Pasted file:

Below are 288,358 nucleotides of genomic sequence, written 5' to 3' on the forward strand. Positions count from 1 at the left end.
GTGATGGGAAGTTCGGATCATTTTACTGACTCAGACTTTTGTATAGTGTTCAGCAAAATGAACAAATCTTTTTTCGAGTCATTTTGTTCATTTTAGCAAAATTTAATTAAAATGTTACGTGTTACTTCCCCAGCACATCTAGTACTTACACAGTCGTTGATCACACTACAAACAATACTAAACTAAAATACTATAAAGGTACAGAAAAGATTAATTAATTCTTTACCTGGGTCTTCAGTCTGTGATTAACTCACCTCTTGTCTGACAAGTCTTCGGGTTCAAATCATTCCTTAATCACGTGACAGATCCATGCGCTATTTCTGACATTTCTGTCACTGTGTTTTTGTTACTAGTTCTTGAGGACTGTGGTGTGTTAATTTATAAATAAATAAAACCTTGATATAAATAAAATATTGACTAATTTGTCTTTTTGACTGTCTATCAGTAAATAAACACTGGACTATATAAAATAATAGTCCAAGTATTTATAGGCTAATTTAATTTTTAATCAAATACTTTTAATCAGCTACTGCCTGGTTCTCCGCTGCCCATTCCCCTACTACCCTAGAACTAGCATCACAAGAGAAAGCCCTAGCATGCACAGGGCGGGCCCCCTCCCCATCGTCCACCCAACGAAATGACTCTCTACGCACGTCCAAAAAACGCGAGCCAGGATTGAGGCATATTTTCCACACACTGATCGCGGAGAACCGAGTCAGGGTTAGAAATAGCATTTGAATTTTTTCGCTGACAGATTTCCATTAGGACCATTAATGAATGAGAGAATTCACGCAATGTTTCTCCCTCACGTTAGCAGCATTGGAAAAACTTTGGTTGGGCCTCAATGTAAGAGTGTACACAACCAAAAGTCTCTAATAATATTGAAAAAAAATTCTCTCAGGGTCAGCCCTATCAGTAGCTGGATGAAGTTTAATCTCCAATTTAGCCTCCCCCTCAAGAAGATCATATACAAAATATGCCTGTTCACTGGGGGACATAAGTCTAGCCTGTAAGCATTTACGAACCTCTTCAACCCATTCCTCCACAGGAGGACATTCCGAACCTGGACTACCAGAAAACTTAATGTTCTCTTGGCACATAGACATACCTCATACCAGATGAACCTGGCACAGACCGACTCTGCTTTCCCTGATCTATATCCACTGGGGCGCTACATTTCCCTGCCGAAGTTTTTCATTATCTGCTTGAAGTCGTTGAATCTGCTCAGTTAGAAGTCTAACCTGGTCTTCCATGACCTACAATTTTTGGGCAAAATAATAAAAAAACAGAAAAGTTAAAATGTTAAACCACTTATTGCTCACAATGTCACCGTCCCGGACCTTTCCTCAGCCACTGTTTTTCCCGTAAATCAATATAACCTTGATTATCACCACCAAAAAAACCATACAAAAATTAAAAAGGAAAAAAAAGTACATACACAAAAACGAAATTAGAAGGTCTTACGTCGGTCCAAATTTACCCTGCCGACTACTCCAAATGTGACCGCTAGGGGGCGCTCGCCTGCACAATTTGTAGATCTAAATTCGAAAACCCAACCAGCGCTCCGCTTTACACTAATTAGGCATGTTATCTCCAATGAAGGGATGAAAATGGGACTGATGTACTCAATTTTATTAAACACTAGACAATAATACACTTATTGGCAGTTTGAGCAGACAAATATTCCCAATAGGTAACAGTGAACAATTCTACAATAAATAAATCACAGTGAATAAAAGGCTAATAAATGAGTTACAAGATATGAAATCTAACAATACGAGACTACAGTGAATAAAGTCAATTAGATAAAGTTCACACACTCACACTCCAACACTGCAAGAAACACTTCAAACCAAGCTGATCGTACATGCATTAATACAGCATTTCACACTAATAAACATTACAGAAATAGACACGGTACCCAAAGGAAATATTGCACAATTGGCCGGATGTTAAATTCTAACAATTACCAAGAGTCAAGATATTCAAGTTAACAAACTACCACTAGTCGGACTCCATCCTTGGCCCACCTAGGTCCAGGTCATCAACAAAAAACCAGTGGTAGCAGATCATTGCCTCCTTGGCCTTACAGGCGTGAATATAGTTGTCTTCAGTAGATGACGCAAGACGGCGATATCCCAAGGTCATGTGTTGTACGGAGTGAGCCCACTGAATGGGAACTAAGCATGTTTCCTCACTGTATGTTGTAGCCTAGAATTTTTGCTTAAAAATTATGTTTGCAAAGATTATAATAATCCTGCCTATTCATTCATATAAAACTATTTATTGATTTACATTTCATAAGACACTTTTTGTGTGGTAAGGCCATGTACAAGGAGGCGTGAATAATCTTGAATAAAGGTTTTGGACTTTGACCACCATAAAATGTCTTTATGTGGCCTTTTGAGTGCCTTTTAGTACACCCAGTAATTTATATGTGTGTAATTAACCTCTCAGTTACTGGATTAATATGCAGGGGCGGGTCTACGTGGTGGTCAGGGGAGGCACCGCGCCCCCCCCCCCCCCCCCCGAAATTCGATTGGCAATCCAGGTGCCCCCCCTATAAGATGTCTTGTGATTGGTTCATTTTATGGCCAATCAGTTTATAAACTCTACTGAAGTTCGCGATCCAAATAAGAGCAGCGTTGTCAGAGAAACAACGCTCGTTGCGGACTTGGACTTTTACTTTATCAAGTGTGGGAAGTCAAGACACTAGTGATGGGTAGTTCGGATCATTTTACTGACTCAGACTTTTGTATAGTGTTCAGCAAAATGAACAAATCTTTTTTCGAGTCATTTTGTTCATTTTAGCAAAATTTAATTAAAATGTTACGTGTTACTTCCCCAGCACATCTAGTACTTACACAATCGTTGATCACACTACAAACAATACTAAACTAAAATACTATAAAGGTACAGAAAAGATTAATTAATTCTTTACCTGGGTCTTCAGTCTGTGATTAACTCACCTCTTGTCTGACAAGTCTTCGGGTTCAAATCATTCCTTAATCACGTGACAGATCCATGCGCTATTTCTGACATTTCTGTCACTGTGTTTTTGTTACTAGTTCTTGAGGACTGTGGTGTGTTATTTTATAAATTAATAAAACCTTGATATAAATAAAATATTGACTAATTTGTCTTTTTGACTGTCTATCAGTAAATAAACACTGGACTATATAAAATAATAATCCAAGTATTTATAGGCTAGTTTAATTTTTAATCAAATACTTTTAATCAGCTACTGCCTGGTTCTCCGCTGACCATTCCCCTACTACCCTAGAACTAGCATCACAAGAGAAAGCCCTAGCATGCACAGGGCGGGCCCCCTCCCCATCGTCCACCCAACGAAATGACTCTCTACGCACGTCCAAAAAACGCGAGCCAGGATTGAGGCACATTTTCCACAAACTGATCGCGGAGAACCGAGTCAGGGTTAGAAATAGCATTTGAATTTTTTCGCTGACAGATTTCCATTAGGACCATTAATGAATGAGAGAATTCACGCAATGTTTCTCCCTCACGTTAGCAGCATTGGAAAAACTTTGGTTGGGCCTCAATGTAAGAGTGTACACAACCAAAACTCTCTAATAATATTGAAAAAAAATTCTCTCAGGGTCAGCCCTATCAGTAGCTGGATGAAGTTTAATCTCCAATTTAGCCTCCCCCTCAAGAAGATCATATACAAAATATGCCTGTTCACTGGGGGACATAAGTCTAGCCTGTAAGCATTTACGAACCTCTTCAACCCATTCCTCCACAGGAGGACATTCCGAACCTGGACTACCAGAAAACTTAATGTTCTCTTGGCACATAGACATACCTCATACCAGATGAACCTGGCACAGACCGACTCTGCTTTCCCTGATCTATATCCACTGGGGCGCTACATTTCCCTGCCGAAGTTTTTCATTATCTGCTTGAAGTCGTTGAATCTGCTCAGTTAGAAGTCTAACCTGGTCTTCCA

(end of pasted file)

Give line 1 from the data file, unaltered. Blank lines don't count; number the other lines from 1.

Below are 288,358 nucleotides of genomic sequence, written 5' to 3' on the forward strand. Positions count from 1 at the left end.